Study: NGS May Be a Superior Method of Detecting SMN1 Gene Copy Number

Among the 3 methods used across 478 samples included in the study, next-generation sequencing provided the most favorable results.

As uptake of next-generation sequencing (NGS) continues across various diseases and conditions, new research suggests the method is more reliable than traditional methods for detecting SMN1 gene copy number in patients with spinal muscular atrophy (SMA).

The researchers of the study, published in Scientific Reports, said the screening method could offer a simplified way to detect the gene copy number without a need for extra testing, and provide a high cost performance, as the study also showed NGS could reduce test costs.

“It is recommended by the [American College of Obstetrics and Gynecology] and [American College of Medical Genetics] that all women and all couples regardless of race or ethnicity undergo carrier screening for SMA, a common severe genetic disease worldwide,” highlighted the researchers. “Thus, the selection of a suitable method is vitally important. Therefore, good performance should be the first priority.”

Among the 3 methods used across 478 samples included in the study, NGS yielded the most favorable results, including when compared with multiplex ligation probe amplification (MLPA), which is typically considered the gold standard for molecular analysis for SMA. According to the researchers, their study is the first to analyze the retest rate of the traditional screening method.

Compared with MLPA (6.69%) and quantitative polymerase chain reaction (qPCR) (5%)—another common method used for SMN1 gene copy number screening—NGS had the lowest retest rate at 2.74%, meaning less samples had to be retested in order to get definitive results.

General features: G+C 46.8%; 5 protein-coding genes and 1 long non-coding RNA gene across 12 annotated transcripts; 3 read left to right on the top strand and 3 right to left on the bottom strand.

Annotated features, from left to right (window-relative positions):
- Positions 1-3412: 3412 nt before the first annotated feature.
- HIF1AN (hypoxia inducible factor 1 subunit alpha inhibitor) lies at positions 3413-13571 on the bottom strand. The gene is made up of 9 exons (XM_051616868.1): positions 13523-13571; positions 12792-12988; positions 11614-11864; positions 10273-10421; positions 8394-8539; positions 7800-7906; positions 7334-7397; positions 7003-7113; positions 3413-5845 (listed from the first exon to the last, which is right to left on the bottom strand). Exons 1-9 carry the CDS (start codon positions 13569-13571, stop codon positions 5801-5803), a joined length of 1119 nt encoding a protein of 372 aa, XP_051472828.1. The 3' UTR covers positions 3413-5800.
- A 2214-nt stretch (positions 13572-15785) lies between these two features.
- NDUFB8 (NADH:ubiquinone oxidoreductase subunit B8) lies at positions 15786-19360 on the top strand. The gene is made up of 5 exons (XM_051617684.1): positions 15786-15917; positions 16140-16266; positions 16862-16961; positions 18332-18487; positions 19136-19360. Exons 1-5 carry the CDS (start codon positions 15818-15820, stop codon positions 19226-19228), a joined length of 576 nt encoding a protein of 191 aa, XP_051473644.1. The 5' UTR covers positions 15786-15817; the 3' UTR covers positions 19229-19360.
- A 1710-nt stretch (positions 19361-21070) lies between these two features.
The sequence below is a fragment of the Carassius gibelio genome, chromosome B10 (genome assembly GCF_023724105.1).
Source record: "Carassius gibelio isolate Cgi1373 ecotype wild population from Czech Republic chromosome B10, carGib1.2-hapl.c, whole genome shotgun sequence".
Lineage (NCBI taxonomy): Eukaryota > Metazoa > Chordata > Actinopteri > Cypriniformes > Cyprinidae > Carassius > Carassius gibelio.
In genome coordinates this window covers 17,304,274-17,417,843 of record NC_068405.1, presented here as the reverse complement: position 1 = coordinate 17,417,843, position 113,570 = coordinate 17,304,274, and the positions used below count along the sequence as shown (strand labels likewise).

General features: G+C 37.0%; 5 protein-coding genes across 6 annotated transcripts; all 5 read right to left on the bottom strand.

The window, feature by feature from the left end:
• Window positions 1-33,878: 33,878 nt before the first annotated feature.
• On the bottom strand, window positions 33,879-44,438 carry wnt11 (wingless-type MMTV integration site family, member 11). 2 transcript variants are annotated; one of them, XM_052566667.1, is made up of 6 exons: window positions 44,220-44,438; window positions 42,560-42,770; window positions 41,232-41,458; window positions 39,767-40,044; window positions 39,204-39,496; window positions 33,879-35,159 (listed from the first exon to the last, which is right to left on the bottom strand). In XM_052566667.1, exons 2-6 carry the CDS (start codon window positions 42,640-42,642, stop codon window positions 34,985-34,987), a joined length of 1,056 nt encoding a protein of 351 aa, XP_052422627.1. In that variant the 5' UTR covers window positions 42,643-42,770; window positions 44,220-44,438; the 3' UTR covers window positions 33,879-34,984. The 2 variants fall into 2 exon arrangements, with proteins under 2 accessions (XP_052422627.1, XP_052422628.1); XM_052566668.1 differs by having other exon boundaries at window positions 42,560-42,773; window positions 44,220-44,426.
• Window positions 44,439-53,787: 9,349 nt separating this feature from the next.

The analysis also demonstrated NGS had higher precision and specificity. Leveraging the classifications determined by MLPA as a reference, which were consistent with previous diagnostic results, researchers tested the ability of NGS and qPCR to identify 0 copy, 1 copy, and ≥2 copies of SMN1. Across all 3 of these measures, NGS demonstrated a sensitivity, specificity, and precision of 100%. Using qPCR, sensitivity was 100%, 97.52%, and 94.30%, respectively; specificity was 98.63%, 95.48%, and 100% respectively; and precision was 72.72%, 88.72%, and 100%, respectively.

Of the samples, 71 were used to determine repeatability of NGS and qPCR. While reproducibility was sufficient among homozygous deletion samples for qPCR, results were insufficient among heterozygous deletion and nondeletion samples. Meanwhile, NGS showed favorable repeatability, which the researchers said suggests that NGS can be used not just to detect homozygous deletion for diagnosing SMA but to also analyze heterozygous deletion for carrier screening.

Besides the 3 methods studied, there are other methods that be used for SMN1 copy number detection, wrote the researchers. “The droplet digital PCR is another emerging technique for SMN1 copy number assay. Although, the improved digital PCR technology has been reported, the most are operational complexity and the related equipment and reagents are expensive. At present, it is mostly used as a validation method for positive results and has not been adopted extensively for carrier screening of SMA,” they concluded.

Reference:

Zhao S, Wang Y, Xin X, et al. Next generation sequencing is a highly reliable method to analyze exon 7 deletion of survival motor neuron 1 (SMN1) gene. Sci Rep. Published online January 7, 2022. doi: 10.1038/s41598-021-04325-1